Central Mindanao University at University Town, Musuan city of Bukidnon. PCC was established in 1992. Mindanao State University at Marawi City. PCC was established in 1994. University of Southern Mindanao at Kabacan of North Cotabato. PCC was established in 1994. Murrah buffalo Central Institute for Research on Buffaloes, India Government Livestock Farm, India Philippine Carabao Center, official website Buffalopedia, created by CIRB Hisar, India
Department of Agrarian Reform (Philippines)
The Philippines' Department of Agrarian Reform is the executive department of the Philippine Government responsible for the redistribution of agrarian land in the Philippines. Bureau of Agrarian Reform Legal Assistance Bureau of Agrarian Reform Beneficiaries Development Bureau of Land Tenure Improvement Bureau of Land Development Bureau of Agrarian Reform Information Education Department of Agrarian Reform website DAR - History
Forestry is the science and craft of creating, using and repairing forests and associated resources for human and environmental benefits. Forestry is practiced in natural stands; the science of forestry has elements that belong to the biological, social and managerial sciences. Modern forestry embraces a broad range of concerns, in what is known as multiple-use management, including the provision of timber, fuel wood, wildlife habitat, natural water quality management, recreation and community protection, aesthetically appealing landscapes, biodiversity management, watershed management, erosion control, preserving forests as "sinks" for atmospheric carbon dioxide. A practitioner of forestry is known as a forester. Other common terms are: a silviculturalist. Silviculture is narrower than forestry, being concerned only with forest plants, but is used synonymously with forestry. Forest ecosystems have come to be seen as the most important component of the biosphere, forestry has emerged as a vital applied science and technology.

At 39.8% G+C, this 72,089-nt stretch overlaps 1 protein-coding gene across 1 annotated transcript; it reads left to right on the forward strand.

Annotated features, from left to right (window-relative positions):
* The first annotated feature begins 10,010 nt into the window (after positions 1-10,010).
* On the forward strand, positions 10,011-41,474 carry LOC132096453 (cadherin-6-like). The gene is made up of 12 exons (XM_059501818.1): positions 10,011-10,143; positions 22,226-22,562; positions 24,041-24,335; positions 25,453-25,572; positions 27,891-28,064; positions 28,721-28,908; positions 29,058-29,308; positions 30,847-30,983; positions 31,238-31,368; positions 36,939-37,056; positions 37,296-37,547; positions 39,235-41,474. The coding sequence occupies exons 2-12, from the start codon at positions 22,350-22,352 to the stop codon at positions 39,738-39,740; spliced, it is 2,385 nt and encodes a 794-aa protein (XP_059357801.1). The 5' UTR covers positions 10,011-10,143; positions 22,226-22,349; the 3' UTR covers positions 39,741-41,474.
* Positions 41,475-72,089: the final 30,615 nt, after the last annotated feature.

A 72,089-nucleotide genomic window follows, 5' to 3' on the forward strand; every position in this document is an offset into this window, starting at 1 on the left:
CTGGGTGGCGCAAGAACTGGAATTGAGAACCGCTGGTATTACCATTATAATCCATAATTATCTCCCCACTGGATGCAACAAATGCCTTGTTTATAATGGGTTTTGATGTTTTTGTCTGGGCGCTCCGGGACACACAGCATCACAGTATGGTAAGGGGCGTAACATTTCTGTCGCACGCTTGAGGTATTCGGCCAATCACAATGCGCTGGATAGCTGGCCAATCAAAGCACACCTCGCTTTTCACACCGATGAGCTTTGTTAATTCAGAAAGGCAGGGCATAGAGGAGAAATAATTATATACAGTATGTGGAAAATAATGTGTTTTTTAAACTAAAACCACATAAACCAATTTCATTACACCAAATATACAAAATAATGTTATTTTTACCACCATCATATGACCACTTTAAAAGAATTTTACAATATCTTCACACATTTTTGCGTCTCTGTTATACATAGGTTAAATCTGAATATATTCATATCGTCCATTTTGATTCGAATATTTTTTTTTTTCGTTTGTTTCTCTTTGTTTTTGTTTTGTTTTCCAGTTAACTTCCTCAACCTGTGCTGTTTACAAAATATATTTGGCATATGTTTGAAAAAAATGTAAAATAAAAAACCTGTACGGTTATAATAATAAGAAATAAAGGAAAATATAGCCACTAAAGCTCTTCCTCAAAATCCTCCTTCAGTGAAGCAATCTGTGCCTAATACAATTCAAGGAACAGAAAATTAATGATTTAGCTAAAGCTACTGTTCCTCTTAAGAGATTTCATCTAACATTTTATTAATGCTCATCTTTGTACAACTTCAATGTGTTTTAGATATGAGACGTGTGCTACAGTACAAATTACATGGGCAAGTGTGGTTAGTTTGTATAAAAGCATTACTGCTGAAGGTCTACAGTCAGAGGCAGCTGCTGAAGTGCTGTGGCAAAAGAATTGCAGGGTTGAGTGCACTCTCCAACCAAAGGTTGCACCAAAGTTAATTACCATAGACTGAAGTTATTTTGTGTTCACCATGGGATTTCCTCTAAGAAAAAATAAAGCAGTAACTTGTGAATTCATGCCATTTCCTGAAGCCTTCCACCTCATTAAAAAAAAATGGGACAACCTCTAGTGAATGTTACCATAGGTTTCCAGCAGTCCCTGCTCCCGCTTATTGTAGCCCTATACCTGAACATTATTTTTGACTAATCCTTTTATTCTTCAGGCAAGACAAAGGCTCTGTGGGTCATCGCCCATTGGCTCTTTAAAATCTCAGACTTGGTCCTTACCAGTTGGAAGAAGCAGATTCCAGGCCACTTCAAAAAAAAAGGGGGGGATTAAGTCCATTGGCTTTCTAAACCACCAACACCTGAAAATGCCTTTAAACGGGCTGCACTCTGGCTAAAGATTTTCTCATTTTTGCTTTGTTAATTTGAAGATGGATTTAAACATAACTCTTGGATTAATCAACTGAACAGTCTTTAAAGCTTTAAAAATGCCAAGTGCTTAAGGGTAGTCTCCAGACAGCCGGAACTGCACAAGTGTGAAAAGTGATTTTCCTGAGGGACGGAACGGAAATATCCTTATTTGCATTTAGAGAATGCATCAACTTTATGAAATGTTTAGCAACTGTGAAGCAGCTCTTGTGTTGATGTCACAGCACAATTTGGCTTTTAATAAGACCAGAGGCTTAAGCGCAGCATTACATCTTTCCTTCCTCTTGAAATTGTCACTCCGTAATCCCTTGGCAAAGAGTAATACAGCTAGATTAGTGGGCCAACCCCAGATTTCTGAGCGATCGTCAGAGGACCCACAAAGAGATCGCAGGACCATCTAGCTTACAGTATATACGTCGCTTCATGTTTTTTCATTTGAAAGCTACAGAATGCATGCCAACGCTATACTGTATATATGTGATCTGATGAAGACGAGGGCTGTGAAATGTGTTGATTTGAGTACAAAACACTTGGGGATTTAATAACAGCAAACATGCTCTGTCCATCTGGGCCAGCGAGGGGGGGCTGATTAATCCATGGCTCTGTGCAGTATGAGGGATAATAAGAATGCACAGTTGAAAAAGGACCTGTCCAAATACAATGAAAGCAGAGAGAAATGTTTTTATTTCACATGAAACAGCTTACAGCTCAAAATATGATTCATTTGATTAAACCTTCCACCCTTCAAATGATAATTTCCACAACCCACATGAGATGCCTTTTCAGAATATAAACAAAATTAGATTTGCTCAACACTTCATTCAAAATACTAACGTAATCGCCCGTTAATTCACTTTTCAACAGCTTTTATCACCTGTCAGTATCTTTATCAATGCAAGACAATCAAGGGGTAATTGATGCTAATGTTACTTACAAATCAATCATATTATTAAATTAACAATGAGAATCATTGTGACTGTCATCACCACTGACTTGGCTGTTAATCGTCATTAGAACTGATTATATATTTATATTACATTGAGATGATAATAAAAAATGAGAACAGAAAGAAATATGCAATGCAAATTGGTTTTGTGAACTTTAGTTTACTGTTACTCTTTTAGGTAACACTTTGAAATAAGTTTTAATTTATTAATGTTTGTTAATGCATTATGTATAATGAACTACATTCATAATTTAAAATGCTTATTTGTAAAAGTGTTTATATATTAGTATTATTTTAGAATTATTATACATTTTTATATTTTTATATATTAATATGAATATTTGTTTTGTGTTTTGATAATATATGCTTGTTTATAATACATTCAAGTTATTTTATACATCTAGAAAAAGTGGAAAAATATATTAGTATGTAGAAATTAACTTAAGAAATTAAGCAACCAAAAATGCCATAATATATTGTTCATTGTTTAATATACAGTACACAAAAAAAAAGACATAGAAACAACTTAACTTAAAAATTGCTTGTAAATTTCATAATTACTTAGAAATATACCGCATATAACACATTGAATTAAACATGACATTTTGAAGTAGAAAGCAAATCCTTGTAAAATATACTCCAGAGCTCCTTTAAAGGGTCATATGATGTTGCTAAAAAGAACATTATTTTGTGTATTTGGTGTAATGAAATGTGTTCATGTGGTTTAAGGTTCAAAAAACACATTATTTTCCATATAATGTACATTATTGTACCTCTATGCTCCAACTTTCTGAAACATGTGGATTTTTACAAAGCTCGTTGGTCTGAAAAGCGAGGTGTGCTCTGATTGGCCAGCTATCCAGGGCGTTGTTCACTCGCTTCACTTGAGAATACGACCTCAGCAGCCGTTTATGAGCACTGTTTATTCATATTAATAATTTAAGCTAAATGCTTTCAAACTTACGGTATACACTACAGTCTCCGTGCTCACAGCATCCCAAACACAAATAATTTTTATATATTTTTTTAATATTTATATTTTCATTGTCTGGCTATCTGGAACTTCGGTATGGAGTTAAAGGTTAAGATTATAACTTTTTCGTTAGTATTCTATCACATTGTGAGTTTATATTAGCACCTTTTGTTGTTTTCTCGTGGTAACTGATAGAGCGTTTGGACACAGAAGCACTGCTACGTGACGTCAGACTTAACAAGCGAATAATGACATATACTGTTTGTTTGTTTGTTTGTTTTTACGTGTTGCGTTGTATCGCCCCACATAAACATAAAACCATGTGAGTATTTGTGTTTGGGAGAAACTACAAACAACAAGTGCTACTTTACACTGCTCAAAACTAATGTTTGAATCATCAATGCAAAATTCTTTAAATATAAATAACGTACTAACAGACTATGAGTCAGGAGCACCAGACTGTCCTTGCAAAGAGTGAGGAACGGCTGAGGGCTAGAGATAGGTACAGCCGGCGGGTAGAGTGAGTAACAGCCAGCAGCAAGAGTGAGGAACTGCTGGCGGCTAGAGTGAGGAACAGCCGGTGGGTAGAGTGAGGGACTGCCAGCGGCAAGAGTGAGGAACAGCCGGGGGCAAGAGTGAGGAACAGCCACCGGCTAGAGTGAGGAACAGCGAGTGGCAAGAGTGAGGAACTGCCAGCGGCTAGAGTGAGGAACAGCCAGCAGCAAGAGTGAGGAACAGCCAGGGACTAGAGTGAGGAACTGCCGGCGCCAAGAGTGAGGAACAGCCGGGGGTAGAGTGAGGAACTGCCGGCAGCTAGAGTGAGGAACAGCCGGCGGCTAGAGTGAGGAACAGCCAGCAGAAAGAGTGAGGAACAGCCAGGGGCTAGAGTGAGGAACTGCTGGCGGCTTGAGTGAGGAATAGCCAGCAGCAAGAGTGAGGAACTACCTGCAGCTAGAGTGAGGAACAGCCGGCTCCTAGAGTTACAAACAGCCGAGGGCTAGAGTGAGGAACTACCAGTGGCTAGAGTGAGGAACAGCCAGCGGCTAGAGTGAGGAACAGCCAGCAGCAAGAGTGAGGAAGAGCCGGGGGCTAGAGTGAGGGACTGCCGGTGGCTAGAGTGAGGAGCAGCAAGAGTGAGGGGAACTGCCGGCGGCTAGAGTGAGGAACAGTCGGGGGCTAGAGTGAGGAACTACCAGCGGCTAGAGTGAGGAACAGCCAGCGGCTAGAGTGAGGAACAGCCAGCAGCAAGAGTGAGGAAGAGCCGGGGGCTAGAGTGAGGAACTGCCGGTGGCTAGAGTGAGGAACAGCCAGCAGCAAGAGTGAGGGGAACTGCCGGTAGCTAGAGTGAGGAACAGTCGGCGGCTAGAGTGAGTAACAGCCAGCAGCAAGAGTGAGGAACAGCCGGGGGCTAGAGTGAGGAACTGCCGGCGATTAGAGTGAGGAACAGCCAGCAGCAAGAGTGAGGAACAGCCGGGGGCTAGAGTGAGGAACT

Forestry is an important economic segment in various industrial countries. For example, in Germany, forests cover nearly a third of the land area, wood is the most important renewable resource, forestry supports more than a million jobs and about €181 billion of value to the German economy each year; the preindustrial age has been dubbed by Werner Sombart and others as the'wooden age', as timber and firewood were the basic resources for energy and housing. The development of modern forestry is connected with the rise of capitalism, economy as a science and varying notions of land use and property. Roman Latifundiae, large agricultural estates, were quite successful in maintaining the large supply of wood, necessary for the Roman Empire. Large deforestations came with after the decline of the Romans; however in the 5th century, monks in the Byzantine Romagna on the Adriatic coast, were able to establish stone pine plantations to provide fuelwood and food. This was the beginning of the massive forest mentioned by Dante Alighieri in his 1308 poem Divine Comedy.